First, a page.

Collaborative working to implement the Patient Safety Incident Response Framework (PSIRF) Across the North West.


In this blog from Stuart Kaill, Programme Development Lead for the Patient Safety Collaborative at Health Innovation Manchester, he discusses the collaborative working taking place across the north-west to help implement the Patient Safety Incident Response Framework (PSIRF).

NHS England launched the Patient Safety Incident Response framework (PSIRF) on September 5, 2022. PSIRF is part of the Patient Safety Strategy and aims to align the response to patient safety events with modern safety science and practices used in other safety-critical industries. The Greater Manchester and Eastern Cheshire (GMEC) Patient Safety Collaborative (PSC), in partnership with the Innovation Agency, NHSE North West Region, and Aqua, established a North West PSIRF collaborative to provide support in the region.

The GMEC PSC team faced the challenge of understanding the PSIRF documentation and developing a support plan. They organised face-to-face events and virtual coaching sessions to guide organisations through the implementation process.

The first event focused on introducing PSIRF and featured speakers from NHS England, East Lancashire Hospitals NHS Trust, and NHS Lancashire and South Cumbria Integrated Care Board. Breakout sessions allowed attendees to discuss PSIRF development needs and plan for the implementation.

The second event centred around safety culture and psychological safety. Speakers discussed the concepts of safety culture and shared experiences from the prison sector and the RAF to illustrate their relevance to healthcare. The afternoon session provided time for team discussions and planning.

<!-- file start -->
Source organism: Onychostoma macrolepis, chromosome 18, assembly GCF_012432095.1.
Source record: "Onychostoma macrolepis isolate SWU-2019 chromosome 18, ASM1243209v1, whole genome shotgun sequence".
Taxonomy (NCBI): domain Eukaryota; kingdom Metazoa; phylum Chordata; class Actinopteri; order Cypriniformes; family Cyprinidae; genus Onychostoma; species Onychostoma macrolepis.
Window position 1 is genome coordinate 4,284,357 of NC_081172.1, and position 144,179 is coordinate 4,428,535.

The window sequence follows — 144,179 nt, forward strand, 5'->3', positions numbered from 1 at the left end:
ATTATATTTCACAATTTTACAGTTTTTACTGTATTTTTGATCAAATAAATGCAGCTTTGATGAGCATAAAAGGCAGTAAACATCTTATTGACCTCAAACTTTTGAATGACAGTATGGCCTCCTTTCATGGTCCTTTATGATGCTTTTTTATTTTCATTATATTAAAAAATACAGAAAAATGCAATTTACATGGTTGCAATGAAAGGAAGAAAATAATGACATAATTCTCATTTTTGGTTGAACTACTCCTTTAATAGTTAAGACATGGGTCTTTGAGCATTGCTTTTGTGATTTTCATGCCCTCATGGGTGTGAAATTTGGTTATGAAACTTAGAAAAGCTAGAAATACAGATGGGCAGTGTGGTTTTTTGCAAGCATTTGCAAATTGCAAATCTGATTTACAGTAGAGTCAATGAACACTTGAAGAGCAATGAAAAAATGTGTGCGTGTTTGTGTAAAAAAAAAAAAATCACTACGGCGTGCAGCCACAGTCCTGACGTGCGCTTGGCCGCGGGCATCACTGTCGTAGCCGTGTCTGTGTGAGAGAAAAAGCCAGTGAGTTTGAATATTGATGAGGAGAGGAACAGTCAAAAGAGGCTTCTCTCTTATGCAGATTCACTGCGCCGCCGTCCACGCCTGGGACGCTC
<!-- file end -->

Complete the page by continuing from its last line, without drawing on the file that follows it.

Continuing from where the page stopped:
The third event, initially postponed due to nurses’ strikes, emphasized compassionate engagement within PSIRF. Speakers highlighted the importance of a just, open, and learning culture and introduced the Patient Safety Partner (PSP) program.

The fourth event focused on improvement, bringing together quality improvement (QI) leads and patient safety colleagues. The event began with a plenary session on QI approaches in the NHS and their connection to PSIRF. The session was led by a member of the GMEC PSC team, who shared expertise and used engaging materials such as video clips to illustrate key concepts. The day concluded with a plenary Q&A session involving all the speakers.

Throughout the events, the GMEC PSC team collaborated with partners to provide a consolidated support offer to organisations in the region. The events received positive feedback and generated valuable discussions and insights. The GMEC PSC team learned from the experiences of the speakers and participants, and the collaborative approach fostered efficiency and idea sharing. The events also provided dedicated time for teams to reflect, plan, and discuss the implementation of PSIRF in their own organisations.

As the commission reached its conclusion, the GMEC PSC team expressed gratitude for the opportunity to work with such talented and committed individuals and organisations. The collaborative effort allowed them to achieve economies of scale and benefit from diverse perspectives from across the north-west. The success of the events demonstrated the value of the support provided and highlighted the need for continued accessibility and engagement.

Overall, the events played a crucial role in introducing PSIRF, promoting discussions, sharing experiences, and facilitating planning for its implementation. The events fostered a supportive and open environment for healthcare professionals to learn, collaborate, and work towards improving patient safety across the north-west.

You can find out more about the Patient Safety Incident Response Framework (PSIRF) including resources and toolkits to help organisations work towards its implementation here

Find out more about the work of the Patient Safety Collaborative here 

You can read more about Stuart’s thoughts on PSIRF and the events in a series of blog posts on his LinkedIn page here 

Back to top